Morocco is one of those countries where the journey is the destination. Yes, you’ll tell stories about the amazing cities, the beaches, the mountains, the desert… but never without also remembering the road.
We’re heading to the Erg Chebbi desert from Marrakech. I love the road between Marrakech and Merzouga, and I’ve travelled it in both directions. If you start from Fes, you experience this road after you have visited the desert, and if you start from Marrakech, it is your approach to the desert.
Oh, but I can’t leave before first making a pit stop at the medina for my supply of road food. Morocco has the best! Raisins and dried fruit, dates, honeyed nuts and salted almonds… I’ll watch for oranges, grapes and other seasonal fruit at roadside stands along the way.
We pick up the road in the direction of Ouarzazate, which time-wise, is about halfway to Merzouga, and our destination for today. Soon, the brashness of the busy center gives way to quiet suburbs, and then the walled villas on the outskirts of the city. The road itself is always busy. It’s narrow, bordered by rough shoulders of broken, irregular pavement and gravel, and always crowded. Cars compete with pedestrians, donkeys burdened with people and goods, rickety bicycles, and noisy motorbikes usually belching clouds of blue smoke dodging between cars, carts, and bicycles. Somehow, all of this traffic finds its way to its destination, thinning to a few cars and trucks making the approach to the Atlas Mountains through the rocky plains and foothills. Here and there, small collections of mud-brick dwellings cluster along ridges or cling to hillsides. Since they are built from the same rocky clay that surrounds them, it takes little to imagine that they might have just popped out of the ground like mushrooms.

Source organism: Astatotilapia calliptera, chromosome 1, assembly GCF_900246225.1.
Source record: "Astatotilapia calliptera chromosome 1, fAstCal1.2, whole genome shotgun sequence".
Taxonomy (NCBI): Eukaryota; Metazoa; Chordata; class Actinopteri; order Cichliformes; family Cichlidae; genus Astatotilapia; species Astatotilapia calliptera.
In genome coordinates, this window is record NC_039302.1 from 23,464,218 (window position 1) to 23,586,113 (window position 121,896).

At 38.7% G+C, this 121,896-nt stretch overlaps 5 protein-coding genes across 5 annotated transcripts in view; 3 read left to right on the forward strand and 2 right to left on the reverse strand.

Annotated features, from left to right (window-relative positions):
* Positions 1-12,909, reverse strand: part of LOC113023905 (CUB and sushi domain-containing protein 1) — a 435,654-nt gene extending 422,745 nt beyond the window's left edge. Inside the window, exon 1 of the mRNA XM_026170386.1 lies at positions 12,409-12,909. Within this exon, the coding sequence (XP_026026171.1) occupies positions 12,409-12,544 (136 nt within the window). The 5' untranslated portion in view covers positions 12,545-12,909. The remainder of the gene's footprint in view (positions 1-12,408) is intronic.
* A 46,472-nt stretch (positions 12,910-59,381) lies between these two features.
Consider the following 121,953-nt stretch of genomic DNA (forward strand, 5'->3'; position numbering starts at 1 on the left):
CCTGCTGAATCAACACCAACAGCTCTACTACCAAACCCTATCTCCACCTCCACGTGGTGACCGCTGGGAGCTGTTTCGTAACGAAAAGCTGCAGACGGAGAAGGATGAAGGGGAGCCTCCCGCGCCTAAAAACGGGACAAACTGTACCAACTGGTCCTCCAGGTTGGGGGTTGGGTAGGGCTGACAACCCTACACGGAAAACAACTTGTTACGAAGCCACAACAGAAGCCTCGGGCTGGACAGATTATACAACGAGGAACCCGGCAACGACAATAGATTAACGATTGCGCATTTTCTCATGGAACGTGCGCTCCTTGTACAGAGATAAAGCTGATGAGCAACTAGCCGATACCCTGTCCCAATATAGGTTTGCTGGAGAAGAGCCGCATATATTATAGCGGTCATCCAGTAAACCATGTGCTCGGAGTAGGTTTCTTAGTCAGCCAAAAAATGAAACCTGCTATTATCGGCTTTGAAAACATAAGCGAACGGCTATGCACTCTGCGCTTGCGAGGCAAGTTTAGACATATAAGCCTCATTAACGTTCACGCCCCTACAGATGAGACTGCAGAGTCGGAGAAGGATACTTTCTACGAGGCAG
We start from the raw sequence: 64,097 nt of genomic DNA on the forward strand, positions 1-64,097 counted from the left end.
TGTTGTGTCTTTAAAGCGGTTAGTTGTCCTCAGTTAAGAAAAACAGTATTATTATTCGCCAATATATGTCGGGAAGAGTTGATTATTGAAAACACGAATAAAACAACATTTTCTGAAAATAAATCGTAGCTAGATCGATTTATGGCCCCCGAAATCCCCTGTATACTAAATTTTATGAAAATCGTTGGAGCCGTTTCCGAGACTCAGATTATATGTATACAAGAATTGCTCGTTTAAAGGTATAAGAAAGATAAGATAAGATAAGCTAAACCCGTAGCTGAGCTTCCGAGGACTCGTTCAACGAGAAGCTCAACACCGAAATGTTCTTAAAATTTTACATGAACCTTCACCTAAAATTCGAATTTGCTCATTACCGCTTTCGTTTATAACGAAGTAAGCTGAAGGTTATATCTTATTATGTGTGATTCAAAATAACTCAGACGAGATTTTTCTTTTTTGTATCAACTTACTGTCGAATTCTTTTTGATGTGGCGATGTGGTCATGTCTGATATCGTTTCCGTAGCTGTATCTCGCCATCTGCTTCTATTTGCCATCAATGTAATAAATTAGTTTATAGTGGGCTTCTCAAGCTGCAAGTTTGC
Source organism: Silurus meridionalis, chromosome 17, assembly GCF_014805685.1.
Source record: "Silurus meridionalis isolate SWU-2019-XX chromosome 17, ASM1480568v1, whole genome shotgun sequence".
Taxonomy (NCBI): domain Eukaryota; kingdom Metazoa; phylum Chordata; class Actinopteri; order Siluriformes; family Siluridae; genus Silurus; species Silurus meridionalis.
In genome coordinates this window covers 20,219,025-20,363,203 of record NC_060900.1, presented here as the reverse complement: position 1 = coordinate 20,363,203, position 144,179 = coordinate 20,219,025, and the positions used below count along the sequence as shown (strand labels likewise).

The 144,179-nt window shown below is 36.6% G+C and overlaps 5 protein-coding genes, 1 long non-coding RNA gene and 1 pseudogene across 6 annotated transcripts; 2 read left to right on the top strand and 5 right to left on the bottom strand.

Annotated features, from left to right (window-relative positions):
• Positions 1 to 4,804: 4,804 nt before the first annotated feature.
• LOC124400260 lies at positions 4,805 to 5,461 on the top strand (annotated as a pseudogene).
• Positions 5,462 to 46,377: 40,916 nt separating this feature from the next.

The serious climb begins. Before long, the road traces the contours of the rocky slopes, back and forth, revealing with each new bend in the road another jaw-dropping vista from a panoramic ridge or across another sweeping valley.
Ah! The sign for Taddart! I look forward to this stop every time. Taddart itself is a busy little place, always looking a bit tattered and somehow frantic. There are always gouts of blue smoke belching from one outdoor grill restaurant or another, people shouting, pedestrians everywhere, vehicles lurching onto the roadway… kids darting between people and animals… And then, just a little distance out of town, there is a women’s co-operative where both culinary and cosmetic argan oil products are made. There’s a cafe next door where you can get a snack and something to drink, and also a shop where you can find geodes and other minerals as well as souvenirs like scarves and hand-painted plates.
But it’s the women’s co-operative I like to visit. The first time I came here, I was obliged to watch the local women demonstrate the traditional method of producing the oil. In carefully-schooled English (or the European language of your choice), a young woman from the co-operative explained each step of the process, demonstrated by one of the local women sitting on the floor in front of me. (A little voice in the back of my westernized mind begs to be told that this process is mechanized… it must be, it MUST be…)
If the nuts are first roasted, the resulting oil has a nutty flavor and is used only for culinary purposed. (The paste is reconstituted with a little of the nutty-flavored oil to create “amlou”, not unlike almond or peanut butter and used the same way. Look for it on the breakfast table at your riad.) The oil from unroasted nuts is used for cosmetic purposes, and this is what I come for! I suppose if I lived here, I would certainly buy some of the oil for cooking, but as a traveller, especially one headed for the desert, I like to stock up on lotions and potions!
I love the little pots of lip balm, and use it several times a day while I’m in Morocco. There are always one or two floating around in the front console of the car. There is body lotion and hand cream, most of which have had some other aromatic or essential oil added, either to lend homeopathic qualities to the product beyond what is attributed to argan oil itself, or just to add extra lusciousness! There must be a dozen different ones, including rose, lemon, orange, verbena, cinnamon, rosemary… so many. I adore the honey-scented hand cream, and take at least two pots to last me through my time in the desert, more if I’m not expecting to return the same way back. Of course, there are lots of women’s co-operatives throughout Morocco that make argan products, but this is one of the few who offer one with honey.
Got my stash!
Back in the car – next stops: Tichka Pass, Ait Ben Haddou, and then Ouarzazate for the night!
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